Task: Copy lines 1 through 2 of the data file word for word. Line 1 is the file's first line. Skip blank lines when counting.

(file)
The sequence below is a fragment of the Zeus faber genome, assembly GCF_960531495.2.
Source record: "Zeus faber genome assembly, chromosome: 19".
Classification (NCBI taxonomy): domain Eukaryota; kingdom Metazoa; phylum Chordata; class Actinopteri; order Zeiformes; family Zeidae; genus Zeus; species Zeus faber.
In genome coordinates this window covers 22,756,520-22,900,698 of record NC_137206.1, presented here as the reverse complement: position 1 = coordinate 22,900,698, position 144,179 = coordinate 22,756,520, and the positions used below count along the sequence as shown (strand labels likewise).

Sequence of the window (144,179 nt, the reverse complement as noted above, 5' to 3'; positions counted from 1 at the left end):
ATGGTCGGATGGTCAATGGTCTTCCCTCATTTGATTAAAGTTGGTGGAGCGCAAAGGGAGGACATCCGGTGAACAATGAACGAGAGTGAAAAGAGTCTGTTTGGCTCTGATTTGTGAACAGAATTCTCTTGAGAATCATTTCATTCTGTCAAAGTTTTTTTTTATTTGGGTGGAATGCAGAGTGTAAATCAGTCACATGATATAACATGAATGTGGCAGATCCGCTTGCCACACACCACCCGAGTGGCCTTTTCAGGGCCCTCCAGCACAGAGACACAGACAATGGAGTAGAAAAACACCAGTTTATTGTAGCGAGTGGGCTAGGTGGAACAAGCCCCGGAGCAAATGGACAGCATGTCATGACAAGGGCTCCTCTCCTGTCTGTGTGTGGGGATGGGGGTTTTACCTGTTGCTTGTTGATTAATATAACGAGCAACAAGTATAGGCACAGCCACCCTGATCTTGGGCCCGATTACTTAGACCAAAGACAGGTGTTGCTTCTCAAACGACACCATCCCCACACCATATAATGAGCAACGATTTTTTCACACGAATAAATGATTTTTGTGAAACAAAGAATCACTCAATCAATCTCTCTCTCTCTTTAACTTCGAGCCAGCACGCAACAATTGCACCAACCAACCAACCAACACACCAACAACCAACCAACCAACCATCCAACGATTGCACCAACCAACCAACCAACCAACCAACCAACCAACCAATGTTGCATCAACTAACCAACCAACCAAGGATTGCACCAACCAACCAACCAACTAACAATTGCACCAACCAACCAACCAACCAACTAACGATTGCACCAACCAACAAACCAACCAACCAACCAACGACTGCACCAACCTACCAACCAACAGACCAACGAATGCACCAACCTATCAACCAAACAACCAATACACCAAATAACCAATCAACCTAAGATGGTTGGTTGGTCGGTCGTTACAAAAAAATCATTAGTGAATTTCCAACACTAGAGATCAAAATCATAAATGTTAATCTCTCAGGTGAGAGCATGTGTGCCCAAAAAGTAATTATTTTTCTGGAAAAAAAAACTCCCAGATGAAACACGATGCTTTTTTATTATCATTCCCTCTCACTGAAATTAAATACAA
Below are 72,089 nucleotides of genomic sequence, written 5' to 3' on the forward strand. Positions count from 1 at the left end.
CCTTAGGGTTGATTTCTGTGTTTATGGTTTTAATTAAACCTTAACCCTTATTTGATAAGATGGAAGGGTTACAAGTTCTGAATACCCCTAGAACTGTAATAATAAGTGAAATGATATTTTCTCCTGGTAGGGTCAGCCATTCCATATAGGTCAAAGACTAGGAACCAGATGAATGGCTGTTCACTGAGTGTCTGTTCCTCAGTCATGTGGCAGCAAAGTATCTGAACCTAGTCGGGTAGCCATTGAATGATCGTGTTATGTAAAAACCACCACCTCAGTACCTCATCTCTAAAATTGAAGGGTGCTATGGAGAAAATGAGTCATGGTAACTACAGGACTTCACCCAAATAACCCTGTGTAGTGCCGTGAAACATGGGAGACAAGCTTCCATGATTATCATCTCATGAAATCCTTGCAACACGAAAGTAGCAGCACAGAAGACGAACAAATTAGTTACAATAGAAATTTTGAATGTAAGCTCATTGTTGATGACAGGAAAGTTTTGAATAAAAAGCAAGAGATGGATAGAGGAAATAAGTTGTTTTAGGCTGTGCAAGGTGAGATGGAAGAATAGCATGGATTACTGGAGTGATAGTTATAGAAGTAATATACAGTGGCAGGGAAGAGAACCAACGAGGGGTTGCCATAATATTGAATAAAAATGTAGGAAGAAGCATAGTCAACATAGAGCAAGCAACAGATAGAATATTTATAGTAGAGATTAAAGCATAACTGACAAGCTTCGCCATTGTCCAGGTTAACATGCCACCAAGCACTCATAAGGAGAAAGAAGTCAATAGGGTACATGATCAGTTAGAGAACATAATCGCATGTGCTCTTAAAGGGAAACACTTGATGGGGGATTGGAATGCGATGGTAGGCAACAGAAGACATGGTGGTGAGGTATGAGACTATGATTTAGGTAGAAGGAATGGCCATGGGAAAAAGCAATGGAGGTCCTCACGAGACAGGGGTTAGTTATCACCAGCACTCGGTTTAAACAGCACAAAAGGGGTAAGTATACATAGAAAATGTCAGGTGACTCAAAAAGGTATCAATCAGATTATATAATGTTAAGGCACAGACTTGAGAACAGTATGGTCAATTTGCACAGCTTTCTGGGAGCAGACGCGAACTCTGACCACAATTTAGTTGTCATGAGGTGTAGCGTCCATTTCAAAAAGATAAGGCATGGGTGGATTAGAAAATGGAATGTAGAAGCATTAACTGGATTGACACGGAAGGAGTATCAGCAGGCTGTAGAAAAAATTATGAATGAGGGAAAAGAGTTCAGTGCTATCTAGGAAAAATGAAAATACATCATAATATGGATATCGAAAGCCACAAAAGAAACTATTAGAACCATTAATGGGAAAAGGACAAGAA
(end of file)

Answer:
The sequence below is a fragment of the Zeus faber genome, assembly GCF_960531495.2.
Source record: "Zeus faber genome assembly, chromosome: 19".